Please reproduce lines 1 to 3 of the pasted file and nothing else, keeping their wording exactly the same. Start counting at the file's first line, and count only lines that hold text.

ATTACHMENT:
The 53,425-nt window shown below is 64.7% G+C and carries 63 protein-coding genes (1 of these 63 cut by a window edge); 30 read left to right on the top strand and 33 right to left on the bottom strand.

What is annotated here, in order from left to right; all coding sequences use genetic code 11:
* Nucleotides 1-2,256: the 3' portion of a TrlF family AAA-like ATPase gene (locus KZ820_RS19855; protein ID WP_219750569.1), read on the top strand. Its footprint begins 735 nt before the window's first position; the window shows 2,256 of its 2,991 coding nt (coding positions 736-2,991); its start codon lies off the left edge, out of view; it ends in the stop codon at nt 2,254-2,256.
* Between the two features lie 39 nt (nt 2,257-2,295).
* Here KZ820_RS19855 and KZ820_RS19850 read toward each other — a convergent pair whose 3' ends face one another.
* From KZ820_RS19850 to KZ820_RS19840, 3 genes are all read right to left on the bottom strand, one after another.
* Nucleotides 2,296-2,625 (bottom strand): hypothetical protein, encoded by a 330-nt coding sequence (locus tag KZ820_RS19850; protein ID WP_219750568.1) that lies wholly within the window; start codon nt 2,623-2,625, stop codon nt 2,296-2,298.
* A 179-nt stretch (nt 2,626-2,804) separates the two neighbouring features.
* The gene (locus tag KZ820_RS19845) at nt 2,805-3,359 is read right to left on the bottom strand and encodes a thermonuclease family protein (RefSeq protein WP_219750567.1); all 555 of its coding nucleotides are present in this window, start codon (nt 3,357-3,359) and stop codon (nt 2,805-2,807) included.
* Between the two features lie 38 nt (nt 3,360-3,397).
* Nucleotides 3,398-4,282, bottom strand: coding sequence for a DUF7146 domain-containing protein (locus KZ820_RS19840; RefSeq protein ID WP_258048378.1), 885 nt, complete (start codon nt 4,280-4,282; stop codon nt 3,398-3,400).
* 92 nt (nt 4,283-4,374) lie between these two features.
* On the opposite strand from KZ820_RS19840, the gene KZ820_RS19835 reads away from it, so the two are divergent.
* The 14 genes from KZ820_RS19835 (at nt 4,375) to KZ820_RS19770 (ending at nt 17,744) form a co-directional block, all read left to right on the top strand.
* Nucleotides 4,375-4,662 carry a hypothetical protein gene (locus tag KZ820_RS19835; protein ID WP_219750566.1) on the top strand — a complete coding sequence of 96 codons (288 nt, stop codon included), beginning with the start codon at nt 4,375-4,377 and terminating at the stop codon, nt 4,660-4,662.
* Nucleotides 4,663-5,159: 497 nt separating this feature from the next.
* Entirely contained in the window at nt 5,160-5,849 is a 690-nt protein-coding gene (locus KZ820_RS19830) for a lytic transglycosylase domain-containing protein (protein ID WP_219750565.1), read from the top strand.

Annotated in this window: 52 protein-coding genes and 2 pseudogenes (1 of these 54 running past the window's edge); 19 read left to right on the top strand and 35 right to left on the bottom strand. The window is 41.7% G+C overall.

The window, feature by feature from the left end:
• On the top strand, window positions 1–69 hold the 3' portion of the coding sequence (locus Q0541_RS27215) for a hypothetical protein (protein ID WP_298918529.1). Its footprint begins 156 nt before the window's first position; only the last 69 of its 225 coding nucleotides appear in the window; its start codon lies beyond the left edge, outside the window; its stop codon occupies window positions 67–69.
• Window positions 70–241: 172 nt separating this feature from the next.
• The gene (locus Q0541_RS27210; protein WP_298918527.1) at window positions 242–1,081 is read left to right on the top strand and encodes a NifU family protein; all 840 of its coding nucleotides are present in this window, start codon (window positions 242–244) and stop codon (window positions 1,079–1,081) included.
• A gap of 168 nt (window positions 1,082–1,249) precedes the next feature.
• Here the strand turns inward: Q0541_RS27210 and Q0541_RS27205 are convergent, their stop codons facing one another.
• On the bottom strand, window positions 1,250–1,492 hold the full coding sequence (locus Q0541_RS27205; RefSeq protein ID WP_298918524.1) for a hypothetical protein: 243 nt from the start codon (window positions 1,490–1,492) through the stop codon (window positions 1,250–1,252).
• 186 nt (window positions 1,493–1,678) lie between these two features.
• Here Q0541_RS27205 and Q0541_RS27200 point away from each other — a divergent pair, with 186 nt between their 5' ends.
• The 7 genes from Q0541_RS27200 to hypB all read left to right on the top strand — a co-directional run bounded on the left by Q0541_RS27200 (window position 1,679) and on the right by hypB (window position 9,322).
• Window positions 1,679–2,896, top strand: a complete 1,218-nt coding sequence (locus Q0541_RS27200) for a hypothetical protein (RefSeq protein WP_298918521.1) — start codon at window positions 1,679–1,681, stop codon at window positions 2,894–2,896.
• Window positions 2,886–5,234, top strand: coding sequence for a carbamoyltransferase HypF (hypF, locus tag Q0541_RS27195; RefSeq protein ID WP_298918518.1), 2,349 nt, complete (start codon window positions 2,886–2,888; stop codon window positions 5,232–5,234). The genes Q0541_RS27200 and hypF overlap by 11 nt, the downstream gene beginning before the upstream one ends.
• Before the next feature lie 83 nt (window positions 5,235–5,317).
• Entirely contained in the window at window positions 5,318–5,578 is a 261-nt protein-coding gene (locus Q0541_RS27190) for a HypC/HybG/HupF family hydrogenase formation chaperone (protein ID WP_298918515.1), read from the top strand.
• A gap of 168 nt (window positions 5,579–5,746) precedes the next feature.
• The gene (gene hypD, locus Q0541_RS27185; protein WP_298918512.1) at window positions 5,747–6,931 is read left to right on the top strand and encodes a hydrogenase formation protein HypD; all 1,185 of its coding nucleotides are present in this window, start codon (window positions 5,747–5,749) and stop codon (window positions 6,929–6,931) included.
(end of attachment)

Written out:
The 53,425-nt window shown below is 64.7% G+C and carries 63 protein-coding genes (1 of these 63 cut by a window edge); 30 read left to right on the top strand and 33 right to left on the bottom strand.

What is annotated here, in order from left to right; all coding sequences use genetic code 11:
* Nucleotides 1-2,256: the 3' portion of a TrlF family AAA-like ATPase gene (locus KZ820_RS19855; protein ID WP_219750569.1), read on the top strand. Its footprint begins 735 nt before the window's first position; the window shows 2,256 of its 2,991 coding nt (coding positions 736-2,991); its start codon lies off the left edge, out of view; it ends in the stop codon at nt 2,254-2,256.